This preparation can also be used on any surface that can retain the base coat, such as plaster and stone. Next, another layer of richly pigmented undercoating, called bole, is applied. Bole is a mix of clay and rabbit-skin glue, and it offers a nuance of color under the gold. Any antique collector can instantly recognize a traditionally gilded work from the inimitable, atheistically pleasing, hint of red or ochre peeking through the gleam of gold.

Maurizio prefers traditional Italian boles, used for centuries, from clay in Umbria and Tuscany. Next, he applies a thin wash of water and gelatin to help adhere genuine gold leaf. Gold leaf is a sheet of real gold, beaten into a sheet only two-hundred-and-fifty-thousandth of an inch thick. Because it disintegrates to the touch or even under a heavy breath, Maurizio uses special tools to handle the delicate material: a gilder’s cushion, a gilder’s knife and a flat squirrel tip brush called a gilder's tip.

With a quick brush of his cheek, the gilder's tip acquires static electricity which he uses to lift a gleaming sheet from his book of Florentine gold leaves and carry it to the prepared wet surface. Once dry, the gilding is burnished in gentle smooth strokes to the desired degree of luminosity with agate stone. Differently shaped tips offer Maurizio access to various shapes and sizes of curvature.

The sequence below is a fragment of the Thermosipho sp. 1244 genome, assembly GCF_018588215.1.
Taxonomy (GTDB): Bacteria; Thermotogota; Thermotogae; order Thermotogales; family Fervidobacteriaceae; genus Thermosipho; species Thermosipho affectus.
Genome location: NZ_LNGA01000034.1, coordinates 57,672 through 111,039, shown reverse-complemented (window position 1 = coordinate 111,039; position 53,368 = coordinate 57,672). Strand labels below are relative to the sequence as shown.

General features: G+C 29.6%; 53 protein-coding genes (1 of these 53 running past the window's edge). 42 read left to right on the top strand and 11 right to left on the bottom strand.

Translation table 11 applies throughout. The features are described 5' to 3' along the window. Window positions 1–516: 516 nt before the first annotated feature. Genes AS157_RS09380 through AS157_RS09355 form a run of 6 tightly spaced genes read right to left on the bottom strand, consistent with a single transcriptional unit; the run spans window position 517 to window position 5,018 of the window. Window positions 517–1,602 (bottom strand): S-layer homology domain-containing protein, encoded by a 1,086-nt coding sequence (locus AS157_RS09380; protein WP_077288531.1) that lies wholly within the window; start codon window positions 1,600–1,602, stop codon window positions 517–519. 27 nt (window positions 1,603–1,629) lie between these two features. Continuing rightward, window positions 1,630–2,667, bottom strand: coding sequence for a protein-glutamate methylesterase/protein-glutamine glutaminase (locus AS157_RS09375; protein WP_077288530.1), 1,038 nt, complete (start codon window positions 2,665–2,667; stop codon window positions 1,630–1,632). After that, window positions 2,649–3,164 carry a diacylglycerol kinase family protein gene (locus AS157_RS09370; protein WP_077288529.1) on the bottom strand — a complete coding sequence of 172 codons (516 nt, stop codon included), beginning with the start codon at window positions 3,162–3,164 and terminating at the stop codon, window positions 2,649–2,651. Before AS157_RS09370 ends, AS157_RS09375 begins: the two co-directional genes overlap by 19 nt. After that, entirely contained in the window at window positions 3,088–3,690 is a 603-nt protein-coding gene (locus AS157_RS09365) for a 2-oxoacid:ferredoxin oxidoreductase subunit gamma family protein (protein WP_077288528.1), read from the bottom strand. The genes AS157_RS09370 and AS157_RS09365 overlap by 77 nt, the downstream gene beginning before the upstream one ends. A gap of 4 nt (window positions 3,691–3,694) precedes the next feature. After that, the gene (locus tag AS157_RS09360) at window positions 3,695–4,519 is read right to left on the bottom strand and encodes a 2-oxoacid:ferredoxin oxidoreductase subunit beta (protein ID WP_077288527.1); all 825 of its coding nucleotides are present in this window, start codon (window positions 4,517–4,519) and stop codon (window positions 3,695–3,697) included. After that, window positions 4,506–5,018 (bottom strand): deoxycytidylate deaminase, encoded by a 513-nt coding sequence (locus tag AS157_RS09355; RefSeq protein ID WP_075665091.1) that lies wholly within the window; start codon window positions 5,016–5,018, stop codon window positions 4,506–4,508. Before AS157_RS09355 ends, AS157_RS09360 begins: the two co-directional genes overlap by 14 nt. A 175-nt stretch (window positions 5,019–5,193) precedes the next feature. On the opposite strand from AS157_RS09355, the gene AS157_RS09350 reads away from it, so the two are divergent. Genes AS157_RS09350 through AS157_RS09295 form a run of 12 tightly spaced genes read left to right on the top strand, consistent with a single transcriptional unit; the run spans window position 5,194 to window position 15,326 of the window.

Gold leaf does not tarnish, and has a satin finish that lasts centuries. Metal leaf in various other precious metals and alloys are also available for this technique, some of which, like silver, require a final coat of varnishes as they naturally tarnish. A less expensive alternative gilding technique (with foundations in the 18th century) is called argentato a mecca, which uses silver leaf instead of gold leaf. While the initial water gilding process remains the same, the silver is ultimately covered with a translucent yellow varnish made of gum shellac, or "mecca", that gives the silver the look of gold. 

 

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Restorations


When Gilding Loses its Glitter

Restorations


When Gilding Loses its Glitter